"Then," Bart continued, "he told me he'd loved you since he was a senior in high school. He said he'd married Beth because he wanted to forget you and lead a normal life. But he hadn't been able to do that. Then he said you were moving in here with him. And I wanted to blame everything on you. You were the cause of my son being gay. You were responsible for the breakup of his marriage. And now everyone in Higgins and half of Colby would know he was gay and living with his lover."
He paused and looked straight into Brody's eyes. Brody looked back, determined not to squirm.
"Can you imagine how I felt about this man who, I thought, had ruined my son's life?"
"Yes, sir, you've made it pretty clear."
"You and David have been sleeping together for some time now, haven't you?"
"Yes, sir, a few weeks."
"Have you wondered why it's taken David so long to introduce us?"
"Yes, sir, I have."
"Well, it's because I refused to meet you. I told him I didn't want anything to do with the fairy who'd ruined him."
Brody bristled. "You said that to Dave?"
"Yes, I did."
Trying to remain polite to his lover's father, Brody asked, "Then, sir, why are you here now?"
"Because I saw my son cry. Because he told me he'd never been anything like as happy as he is with you. Because he told me he'd wanted to be with you since high school and had given up hope of that ever happening. He said that if I wanted to stay in his life, I'd have to accept you. He even threatened to leave the business if I couldn't."
"Wow! He did?"
"Yes, he did. And that's when I realized how much he loves you. Dave has thrown himself into our business from the time he began working for me when he was a teen. He wouldn't think of giving it up without a pretty strong reason. So, obviously I had to rethink what I'd told him. And I realized that Dave was doing what he wanted to do. It wasn't your fault that he loves you. And since I love Dave more than anything or anybody in the world, I want him to be happy. If you can make him happy, then more power to you."
Brody took a deep breath and visibly relaxed. He was about to say something when the older man put up his hand in a gesture Brody had often seen Dave make.
"So, what I'm trying to get across, in my long-winded way, Brody, is that if my son loves you, I'll try to love you, too." Then he looked straight into Brody's eyes, just as Dave often did. "But you'd better love him the way he deserves. If you hurt him, I'll come after you."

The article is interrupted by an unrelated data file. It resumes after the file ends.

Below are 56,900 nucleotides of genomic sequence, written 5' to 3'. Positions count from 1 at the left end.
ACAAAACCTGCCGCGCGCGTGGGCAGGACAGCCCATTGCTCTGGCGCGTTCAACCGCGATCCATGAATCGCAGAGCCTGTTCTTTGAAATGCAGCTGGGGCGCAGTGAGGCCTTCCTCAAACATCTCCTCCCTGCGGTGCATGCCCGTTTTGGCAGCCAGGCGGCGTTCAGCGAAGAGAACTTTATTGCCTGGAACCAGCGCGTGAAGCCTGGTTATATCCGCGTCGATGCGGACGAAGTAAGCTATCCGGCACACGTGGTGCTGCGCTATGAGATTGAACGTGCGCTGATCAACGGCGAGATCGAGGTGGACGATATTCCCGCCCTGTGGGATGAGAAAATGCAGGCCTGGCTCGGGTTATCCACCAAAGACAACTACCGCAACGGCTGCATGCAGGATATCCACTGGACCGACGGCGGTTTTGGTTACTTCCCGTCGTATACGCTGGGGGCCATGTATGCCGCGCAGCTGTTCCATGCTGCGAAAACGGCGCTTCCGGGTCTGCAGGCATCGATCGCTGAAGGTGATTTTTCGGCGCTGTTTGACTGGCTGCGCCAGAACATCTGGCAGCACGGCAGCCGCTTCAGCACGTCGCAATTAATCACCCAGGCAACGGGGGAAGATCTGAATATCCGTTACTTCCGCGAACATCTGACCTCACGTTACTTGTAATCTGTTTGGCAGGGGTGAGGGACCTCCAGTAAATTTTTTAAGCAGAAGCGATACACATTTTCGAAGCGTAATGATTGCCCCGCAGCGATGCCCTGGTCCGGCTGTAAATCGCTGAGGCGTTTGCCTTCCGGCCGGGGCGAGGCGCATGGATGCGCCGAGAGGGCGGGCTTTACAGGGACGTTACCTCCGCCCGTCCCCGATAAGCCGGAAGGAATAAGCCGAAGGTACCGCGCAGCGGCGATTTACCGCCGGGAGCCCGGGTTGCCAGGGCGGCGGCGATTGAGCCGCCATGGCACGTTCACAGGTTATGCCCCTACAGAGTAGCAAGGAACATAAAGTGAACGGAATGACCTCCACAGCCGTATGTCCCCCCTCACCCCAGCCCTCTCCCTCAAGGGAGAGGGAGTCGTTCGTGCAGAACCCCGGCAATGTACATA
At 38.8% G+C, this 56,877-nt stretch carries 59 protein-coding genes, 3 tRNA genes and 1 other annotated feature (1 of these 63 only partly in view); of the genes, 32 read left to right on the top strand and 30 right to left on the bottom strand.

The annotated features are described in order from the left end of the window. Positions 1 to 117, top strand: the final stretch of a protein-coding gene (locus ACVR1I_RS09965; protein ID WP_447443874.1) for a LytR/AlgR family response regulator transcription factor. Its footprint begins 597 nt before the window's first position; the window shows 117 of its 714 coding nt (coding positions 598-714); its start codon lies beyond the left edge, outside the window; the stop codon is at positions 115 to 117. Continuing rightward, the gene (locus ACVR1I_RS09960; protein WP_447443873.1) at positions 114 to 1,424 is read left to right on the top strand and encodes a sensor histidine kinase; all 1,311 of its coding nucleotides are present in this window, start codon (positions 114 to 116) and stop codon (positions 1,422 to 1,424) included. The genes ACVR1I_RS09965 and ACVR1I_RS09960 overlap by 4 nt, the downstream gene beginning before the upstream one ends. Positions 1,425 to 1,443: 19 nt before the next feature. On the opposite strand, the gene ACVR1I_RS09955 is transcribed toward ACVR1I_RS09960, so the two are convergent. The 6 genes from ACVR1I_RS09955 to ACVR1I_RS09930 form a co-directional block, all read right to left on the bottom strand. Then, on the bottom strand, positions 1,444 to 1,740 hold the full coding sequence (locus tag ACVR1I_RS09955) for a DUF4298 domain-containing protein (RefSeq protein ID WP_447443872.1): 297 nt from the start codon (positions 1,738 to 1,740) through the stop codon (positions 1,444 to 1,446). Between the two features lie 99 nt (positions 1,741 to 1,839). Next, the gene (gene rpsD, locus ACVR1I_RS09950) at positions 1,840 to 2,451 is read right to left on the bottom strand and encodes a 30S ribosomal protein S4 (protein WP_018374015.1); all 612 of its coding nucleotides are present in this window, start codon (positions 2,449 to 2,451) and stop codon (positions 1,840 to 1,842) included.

"Mr. Cromer, uh, Bart, I realize more and more every day how lucky I am, how much I love him. I won't hurt him. I promise."
Bart stood up, holding out his arms. "I'm not used to hugging other men, but welcome to the family, son."
The two embraced awkwardly.
The hug was interrupted when Dave came into the room, saw what was happening, and said, "Now there's a sight! You two are obviously gonna be okay with each other. As the two greatest guys in the world should be. Come on, now. Let's eat!"
Dinner went better than Brody had expected. Now that Bart had said his piece, he seemed to relax and enjoy being with the younger men. They talked of the Cavaliers and the Pistons, about the coming season's prospects for the Tigers and the Indians, about the business. Bart reiterated Dave's offer to bring Brody into the firm if he'd study landscape design and business at Colby State.
"See," Dave said as he and Brody sat before the dying fire after Bart had gone home. "I told you he was gonna be okay. You should learn to trust me."
"Yeah," Brody said, leaning over to nuzzle Dave's neck just below the ear. "I guess I should."
* * *
The next Saturday morning Brody told Sheila about the plans for the open house.
"I think we're gonna invite just about everybody we know."
"You'll send out written invitations, I suppose?"
"Yeah, I thought we'd just call everyone up, but Dave says we'll buy invitations at the card shop. Filling in the info and addressing them's gonna be a bitch, though."
"I wish you hadn't just used the word `bitch,' Brody." She grinned. "I was about to volunteer to do the invitations for you and Dave. I could work on them during quiet moments here at the shop."
Brody grabbed her and gave her a hug and a quick kiss. "Sheil, you're the best!"
"Woo, hoo! I should have volunteered for something a long time ago."
The rear door opened and Justin came in. "I saw that! I'm gonna tell your spouses! I know you two used to get it on, but I thought you were over it." He grinned.
"Justin! Whatever are you talking about?" Sheila asked, apparently indignant.
"Aw, come off it, Sheil. Everybody knows you and Brody used to be an item. Back when he was hiding being gay."
"Damn!" Brody said, rolling his eyes. "There really aren't any secrets in this town, are there?"
"Nope," Justin said, still grinning. "Now, you wanna tell me what all that hugging and kissing was about?"